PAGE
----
Two potential strategies for WA’s container deposit scheme (CDS) have been released, with the preferred option aiming to establish a full-time refund point for every 20,000 people.
A draft released by the WA Department of Water and Environment Regulation’s (DWER) highlights two options to achieve minimum service standards for approximately 98.8 per cent of the population.
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DWER’s preferred option is expected to deliver a net present value of $152 million, with a benefit-cost ratio of 1.31. It will involve establishing one full time refund point for major regional centres with populations between 10,000 and 20,000 and at least two full time refund points for major regional centres above 20,000. A population threshold of 500 is set for flexible refund points.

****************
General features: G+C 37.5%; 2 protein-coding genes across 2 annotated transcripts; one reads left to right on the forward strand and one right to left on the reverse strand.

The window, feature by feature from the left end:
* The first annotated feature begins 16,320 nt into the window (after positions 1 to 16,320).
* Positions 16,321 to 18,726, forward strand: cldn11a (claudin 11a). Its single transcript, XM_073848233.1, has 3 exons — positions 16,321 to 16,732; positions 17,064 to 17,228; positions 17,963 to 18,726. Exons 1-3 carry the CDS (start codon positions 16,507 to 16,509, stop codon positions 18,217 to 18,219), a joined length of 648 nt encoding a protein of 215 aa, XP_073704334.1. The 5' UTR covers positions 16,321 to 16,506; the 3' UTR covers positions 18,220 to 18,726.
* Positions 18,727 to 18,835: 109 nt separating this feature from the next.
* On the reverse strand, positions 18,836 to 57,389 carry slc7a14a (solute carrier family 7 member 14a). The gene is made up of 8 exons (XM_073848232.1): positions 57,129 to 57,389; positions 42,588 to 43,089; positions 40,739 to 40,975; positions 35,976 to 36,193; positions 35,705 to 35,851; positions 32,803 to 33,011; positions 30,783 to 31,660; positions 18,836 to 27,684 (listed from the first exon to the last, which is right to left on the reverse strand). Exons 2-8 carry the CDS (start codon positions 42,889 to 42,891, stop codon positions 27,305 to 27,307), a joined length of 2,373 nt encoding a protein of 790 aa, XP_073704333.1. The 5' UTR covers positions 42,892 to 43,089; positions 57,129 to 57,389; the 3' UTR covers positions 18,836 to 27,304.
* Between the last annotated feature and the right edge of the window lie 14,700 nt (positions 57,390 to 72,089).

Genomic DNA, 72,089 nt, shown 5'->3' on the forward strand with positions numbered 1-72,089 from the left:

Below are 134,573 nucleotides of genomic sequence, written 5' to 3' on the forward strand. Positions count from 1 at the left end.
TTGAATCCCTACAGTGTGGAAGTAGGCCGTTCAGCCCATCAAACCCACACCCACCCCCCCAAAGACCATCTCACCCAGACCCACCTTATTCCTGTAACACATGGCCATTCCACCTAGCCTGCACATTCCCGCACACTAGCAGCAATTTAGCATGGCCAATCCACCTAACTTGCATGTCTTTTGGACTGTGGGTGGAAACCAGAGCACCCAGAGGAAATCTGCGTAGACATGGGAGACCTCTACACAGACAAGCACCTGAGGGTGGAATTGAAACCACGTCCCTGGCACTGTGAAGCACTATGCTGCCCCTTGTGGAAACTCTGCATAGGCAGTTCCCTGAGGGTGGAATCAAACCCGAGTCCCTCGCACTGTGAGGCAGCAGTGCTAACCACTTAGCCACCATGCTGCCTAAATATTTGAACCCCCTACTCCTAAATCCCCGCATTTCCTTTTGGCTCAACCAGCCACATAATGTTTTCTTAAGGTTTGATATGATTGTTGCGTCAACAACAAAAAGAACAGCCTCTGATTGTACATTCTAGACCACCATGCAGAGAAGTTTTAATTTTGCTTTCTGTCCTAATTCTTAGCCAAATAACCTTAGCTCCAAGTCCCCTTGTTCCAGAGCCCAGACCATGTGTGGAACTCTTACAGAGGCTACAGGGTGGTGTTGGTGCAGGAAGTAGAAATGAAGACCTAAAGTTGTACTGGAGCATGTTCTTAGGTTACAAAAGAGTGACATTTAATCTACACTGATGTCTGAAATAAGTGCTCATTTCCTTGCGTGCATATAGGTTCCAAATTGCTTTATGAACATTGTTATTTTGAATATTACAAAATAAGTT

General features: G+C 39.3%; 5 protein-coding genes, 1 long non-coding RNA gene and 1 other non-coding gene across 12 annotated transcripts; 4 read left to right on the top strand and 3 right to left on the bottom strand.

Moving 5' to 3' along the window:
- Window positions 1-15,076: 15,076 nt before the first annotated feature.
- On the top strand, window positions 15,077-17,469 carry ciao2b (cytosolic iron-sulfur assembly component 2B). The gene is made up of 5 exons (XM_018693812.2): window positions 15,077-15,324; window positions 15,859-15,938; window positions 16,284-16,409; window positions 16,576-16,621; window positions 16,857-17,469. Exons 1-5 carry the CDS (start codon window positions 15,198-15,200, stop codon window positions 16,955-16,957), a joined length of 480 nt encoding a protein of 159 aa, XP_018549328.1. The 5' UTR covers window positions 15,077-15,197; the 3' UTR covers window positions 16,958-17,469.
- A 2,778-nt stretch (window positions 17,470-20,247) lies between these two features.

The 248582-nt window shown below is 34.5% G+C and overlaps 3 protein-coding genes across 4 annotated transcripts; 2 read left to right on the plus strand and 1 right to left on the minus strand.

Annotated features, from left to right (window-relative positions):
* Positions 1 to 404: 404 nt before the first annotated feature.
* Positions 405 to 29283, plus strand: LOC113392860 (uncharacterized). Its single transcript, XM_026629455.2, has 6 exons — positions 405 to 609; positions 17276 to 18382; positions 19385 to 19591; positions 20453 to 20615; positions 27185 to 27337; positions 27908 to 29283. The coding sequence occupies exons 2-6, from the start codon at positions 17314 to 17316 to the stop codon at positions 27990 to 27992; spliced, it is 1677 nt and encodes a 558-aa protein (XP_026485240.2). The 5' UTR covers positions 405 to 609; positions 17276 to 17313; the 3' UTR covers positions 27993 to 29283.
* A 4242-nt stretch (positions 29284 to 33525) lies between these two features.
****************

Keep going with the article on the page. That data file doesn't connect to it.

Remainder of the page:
Modelling from Australian Bureau of Statistics 2016 Census data suggests this will require a minimum of 196 refund points, made up of 111 full time refund points and 85 flexible refund points.
The alternative option is to provide a full-time refund point for every 15,000 people, which would mean a minimum of 228 refund points, made up of 143 full time refund points and 85 flexible refund points. This option is expected to deliver a net present value of $123 million, as a benefit-cost ratio of 1.28.
The draft aims to balance the cost and convenience of the container deposit scheme and has been released during the Request for Proposal for the scheme coordinator to inform the respondents in the development of their offers.
DWER will analyse submissions and make recommendations to the Minister for Environment and form the part of the development of the state-wide collection network as stage two of the Request for Proposal period.
Submissions close on 6 December. For more information, click here.